In all, this is a very fun film. If you’re looking for so-bad-it’s-good low budget flick then you may want to look elsewhere, as this is a genuinely good horror film to be enjoyed unironically. It’s a hard genre to pull off cheaply, as evidenced by all the poor attempts out there, but Lawrence Fowler does it with ease. Can’t wait to see what’s next!

Sam Kurd

Twitter @Splend

By midlandsmovies, Mar 31 2020 04:04PM

I Want For Nothing

Directed by Keir Black


An eclectic and fantastical comedy drama called I Want For Nothing comes from regional director Keir Black and follows the anxieties and connection between two young women and how they explore life.

Daisy is a very shy girl and after a musical introduction we see her in a grassy meadow watching intently towards a sociable group of friends from afar. Day-dreaming she is part of the group, she imagines herself having a laugh with the gang before putting her foot in it and being glared at for her misstep.

The film uses these sequences to suggest an outward anxiety. Daisy longs from afar to join in but her imagination creates a series of awkward encounters that prevent her from doing so. Returning to reality, a look of disappointment crosses her face as the friends continue their fun outdoor afternoon.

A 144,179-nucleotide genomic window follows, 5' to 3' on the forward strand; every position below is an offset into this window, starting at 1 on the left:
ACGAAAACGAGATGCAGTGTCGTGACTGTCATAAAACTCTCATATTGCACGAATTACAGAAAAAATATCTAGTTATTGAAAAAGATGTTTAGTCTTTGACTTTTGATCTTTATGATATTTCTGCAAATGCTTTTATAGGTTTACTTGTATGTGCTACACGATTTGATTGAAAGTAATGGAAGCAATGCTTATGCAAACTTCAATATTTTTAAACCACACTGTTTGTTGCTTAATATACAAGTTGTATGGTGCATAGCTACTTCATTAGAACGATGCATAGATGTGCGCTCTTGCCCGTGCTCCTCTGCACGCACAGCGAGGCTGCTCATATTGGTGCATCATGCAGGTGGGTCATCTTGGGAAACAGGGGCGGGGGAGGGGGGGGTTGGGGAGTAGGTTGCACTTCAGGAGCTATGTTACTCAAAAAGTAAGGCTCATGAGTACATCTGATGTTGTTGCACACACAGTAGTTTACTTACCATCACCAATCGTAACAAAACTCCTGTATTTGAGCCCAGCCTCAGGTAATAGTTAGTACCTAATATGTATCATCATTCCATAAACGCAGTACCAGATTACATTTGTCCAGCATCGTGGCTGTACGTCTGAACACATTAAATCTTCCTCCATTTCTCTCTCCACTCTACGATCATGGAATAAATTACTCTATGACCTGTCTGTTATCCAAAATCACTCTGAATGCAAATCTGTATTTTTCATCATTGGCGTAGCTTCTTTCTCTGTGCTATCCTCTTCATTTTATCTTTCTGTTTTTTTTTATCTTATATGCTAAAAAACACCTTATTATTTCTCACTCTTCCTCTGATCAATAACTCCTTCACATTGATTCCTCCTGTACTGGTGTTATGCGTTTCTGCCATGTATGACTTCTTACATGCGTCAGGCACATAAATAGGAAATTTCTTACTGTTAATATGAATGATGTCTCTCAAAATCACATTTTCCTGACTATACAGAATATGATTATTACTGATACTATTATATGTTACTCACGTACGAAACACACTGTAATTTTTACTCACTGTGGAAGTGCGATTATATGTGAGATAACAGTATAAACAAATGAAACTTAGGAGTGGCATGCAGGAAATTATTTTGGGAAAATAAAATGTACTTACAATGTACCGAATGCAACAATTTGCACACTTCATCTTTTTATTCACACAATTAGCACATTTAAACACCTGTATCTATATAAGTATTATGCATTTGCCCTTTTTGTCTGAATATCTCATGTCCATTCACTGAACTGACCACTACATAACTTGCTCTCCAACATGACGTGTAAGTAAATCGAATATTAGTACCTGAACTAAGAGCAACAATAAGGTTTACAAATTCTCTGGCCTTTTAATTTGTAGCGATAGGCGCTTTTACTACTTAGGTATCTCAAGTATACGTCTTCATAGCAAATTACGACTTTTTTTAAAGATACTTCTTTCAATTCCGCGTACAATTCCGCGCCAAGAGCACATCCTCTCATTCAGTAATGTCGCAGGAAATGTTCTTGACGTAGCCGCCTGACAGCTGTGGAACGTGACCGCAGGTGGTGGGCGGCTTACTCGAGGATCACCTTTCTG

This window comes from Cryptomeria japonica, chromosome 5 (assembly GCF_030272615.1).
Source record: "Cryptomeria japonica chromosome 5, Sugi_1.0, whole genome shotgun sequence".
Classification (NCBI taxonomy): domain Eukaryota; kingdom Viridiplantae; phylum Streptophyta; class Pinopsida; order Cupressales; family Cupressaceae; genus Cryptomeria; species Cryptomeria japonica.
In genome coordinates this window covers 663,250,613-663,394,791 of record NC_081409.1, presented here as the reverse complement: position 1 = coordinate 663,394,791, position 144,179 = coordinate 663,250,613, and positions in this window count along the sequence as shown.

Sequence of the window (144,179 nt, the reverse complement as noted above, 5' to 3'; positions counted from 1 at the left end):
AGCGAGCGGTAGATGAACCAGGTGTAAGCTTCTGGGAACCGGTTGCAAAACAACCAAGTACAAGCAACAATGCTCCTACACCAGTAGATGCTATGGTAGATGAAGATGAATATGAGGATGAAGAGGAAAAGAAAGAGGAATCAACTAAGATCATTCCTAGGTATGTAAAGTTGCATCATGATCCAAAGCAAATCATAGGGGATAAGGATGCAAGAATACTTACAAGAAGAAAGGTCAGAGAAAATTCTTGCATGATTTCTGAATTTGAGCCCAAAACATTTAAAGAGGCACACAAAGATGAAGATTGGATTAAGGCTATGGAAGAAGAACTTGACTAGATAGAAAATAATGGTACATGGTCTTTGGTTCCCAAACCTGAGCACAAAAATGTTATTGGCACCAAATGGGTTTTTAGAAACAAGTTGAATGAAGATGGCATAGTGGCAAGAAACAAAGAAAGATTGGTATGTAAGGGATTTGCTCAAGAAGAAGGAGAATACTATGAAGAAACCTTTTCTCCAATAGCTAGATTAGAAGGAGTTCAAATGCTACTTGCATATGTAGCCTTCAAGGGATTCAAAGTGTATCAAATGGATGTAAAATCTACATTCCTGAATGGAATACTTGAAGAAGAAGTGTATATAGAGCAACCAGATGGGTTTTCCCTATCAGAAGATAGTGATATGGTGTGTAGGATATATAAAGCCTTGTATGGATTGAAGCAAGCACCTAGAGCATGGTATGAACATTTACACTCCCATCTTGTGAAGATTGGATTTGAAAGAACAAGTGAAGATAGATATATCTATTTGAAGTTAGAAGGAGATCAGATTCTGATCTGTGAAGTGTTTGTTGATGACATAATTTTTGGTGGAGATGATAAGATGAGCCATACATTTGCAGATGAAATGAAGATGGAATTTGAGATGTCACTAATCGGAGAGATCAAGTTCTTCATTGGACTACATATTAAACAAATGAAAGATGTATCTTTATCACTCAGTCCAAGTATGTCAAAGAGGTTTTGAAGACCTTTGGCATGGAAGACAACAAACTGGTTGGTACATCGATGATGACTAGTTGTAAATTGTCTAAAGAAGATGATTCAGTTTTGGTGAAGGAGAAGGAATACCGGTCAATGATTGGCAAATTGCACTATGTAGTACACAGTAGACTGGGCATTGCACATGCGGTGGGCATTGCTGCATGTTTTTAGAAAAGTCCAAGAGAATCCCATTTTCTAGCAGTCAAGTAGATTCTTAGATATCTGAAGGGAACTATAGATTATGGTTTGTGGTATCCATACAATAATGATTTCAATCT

Next up is Jill who appears to have a fixation on her weight and eating. She crosses path with Daisy and the two start up a strange afternoon speaking as they do through a series of cones and sweets.

The heightened reality in the short attempts to bring up a number of interesting issues including embarrassment, anxiety and a fear of what others think. But is also covers positivity in unusual communication methods and finding friendship amongst personal idiosyncrasies.

The sound, with a focus on the music, is one arena that could have worked better. As eclectic as the visuals, the musical choices are suitably strange to create an unnerving atmosphere, but they aren’t particularly mixed well with tunes coming in at random at different volumes. Often too loud it has to be said.

The film’s weirdness is part of its charm though, and it always keeps you on your toes. From road cones to garden tools, a strange set of props help create a surreal atmosphere. And the director uses everything from POV, fruit montages and subtitles to create an energy that means you never know quite what is coming next. And before the end we also get some fantastic animation. It's not short on variety that's for sure!

However, the film could do with some additional tweaks in cinematography (or a colour grade) as it has a slightly amateur feel – but in many ways this makes it a more personal take given its quirky themes.

In the end I Want For Nothing meanders all over the place for me. One minute a take on dark issues, it then leaps to comedy and then scenes that wouldn’t look out of place in a Reeves & Mortimore sketch. So give this one a chance if you want to experience something a little weirder than the norm.

And although not to everyone’s taste, if the unusual and odd are particular curiosities you seek, then you may find them in the bizarre journey this film takes you on.

Michael Sales

By midlandsmovies, Mar 30 2020 08:25AM


Directed by L.J. 'Stark' Greenwood


What lurks in the forest at night is a question posed in the opening of new short horror film Snarl from L.J. Stark Greenwood.